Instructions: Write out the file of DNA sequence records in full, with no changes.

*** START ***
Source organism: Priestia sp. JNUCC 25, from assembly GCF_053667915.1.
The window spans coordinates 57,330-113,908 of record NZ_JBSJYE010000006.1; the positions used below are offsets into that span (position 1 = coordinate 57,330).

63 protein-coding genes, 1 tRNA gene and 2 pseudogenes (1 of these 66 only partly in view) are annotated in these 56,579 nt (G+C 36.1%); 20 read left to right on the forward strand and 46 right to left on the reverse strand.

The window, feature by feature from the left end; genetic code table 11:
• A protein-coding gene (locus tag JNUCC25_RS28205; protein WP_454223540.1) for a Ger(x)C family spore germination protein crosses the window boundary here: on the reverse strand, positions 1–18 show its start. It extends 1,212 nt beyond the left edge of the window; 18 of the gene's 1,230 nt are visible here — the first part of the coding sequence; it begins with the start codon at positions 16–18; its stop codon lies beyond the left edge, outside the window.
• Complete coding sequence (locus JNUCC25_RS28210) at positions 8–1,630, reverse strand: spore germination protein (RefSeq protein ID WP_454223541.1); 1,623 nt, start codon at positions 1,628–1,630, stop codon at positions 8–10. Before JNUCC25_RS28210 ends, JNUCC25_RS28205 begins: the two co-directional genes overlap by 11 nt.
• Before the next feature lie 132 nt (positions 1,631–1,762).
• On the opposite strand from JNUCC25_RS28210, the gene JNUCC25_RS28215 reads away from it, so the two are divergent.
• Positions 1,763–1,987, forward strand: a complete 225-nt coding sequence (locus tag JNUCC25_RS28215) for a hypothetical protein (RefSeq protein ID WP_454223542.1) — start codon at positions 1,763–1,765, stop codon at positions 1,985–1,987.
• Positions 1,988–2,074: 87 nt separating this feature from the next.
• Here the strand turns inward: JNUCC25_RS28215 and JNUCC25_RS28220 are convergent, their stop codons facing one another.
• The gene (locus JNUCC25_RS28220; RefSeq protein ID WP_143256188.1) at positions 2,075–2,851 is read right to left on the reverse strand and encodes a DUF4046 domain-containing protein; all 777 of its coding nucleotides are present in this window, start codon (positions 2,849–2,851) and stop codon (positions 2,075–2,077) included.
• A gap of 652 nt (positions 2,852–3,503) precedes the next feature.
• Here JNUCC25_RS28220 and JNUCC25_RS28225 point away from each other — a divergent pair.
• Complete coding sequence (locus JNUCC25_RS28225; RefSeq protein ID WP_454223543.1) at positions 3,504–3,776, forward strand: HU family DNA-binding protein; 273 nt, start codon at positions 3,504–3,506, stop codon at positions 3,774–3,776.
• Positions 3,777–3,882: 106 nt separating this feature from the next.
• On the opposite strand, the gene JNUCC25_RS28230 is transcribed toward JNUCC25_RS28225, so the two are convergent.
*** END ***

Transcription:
Source organism: Priestia sp. JNUCC 25, from assembly GCF_053667915.1.
The window spans coordinates 57,330-113,908 of record NZ_JBSJYE010000006.1; the positions used below are offsets into that span (position 1 = coordinate 57,330).

63 protein-coding genes, 1 tRNA gene and 2 pseudogenes (1 of these 66 only partly in view) are annotated in these 56,579 nt (G+C 36.1%); 20 read left to right on the forward strand and 46 right to left on the reverse strand.

The window, feature by feature from the left end; genetic code table 11:
• A protein-coding gene (locus tag JNUCC25_RS28205; protein WP_454223540.1) for a Ger(x)C family spore germination protein crosses the window boundary here: on the reverse strand, positions 1–18 show its start. It extends 1,212 nt beyond the left edge of the window; 18 of the gene's 1,230 nt are visible here — the first part of the coding sequence; it begins with the start codon at positions 16–18; its stop codon lies beyond the left edge, outside the window.
• Complete coding sequence (locus JNUCC25_RS28210) at positions 8–1,630, reverse strand: spore germination protein (RefSeq protein ID WP_454223541.1); 1,623 nt, start codon at positions 1,628–1,630, stop codon at positions 8–10. Before JNUCC25_RS28210 ends, JNUCC25_RS28205 begins: the two co-directional genes overlap by 11 nt.
• Before the next feature lie 132 nt (positions 1,631–1,762).
• On the opposite strand from JNUCC25_RS28210, the gene JNUCC25_RS28215 reads away from it, so the two are divergent.
• Positions 1,763–1,987, forward strand: a complete 225-nt coding sequence (locus tag JNUCC25_RS28215) for a hypothetical protein (RefSeq protein ID WP_454223542.1) — start codon at positions 1,763–1,765, stop codon at positions 1,985–1,987.
• Positions 1,988–2,074: 87 nt separating this feature from the next.
• Here the strand turns inward: JNUCC25_RS28215 and JNUCC25_RS28220 are convergent, their stop codons facing one another.
• The gene (locus JNUCC25_RS28220; RefSeq protein ID WP_143256188.1) at positions 2,075–2,851 is read right to left on the reverse strand and encodes a DUF4046 domain-containing protein; all 777 of its coding nucleotides are present in this window, start codon (positions 2,849–2,851) and stop codon (positions 2,075–2,077) included.
• A gap of 652 nt (positions 2,852–3,503) precedes the next feature.
• Here JNUCC25_RS28220 and JNUCC25_RS28225 point away from each other — a divergent pair.
• Complete coding sequence (locus JNUCC25_RS28225; RefSeq protein ID WP_454223543.1) at positions 3,504–3,776, forward strand: HU family DNA-binding protein; 273 nt, start codon at positions 3,504–3,506, stop codon at positions 3,774–3,776.
• Positions 3,777–3,882: 106 nt separating this feature from the next.
• On the opposite strand, the gene JNUCC25_RS28230 is transcribed toward JNUCC25_RS28225, so the two are convergent.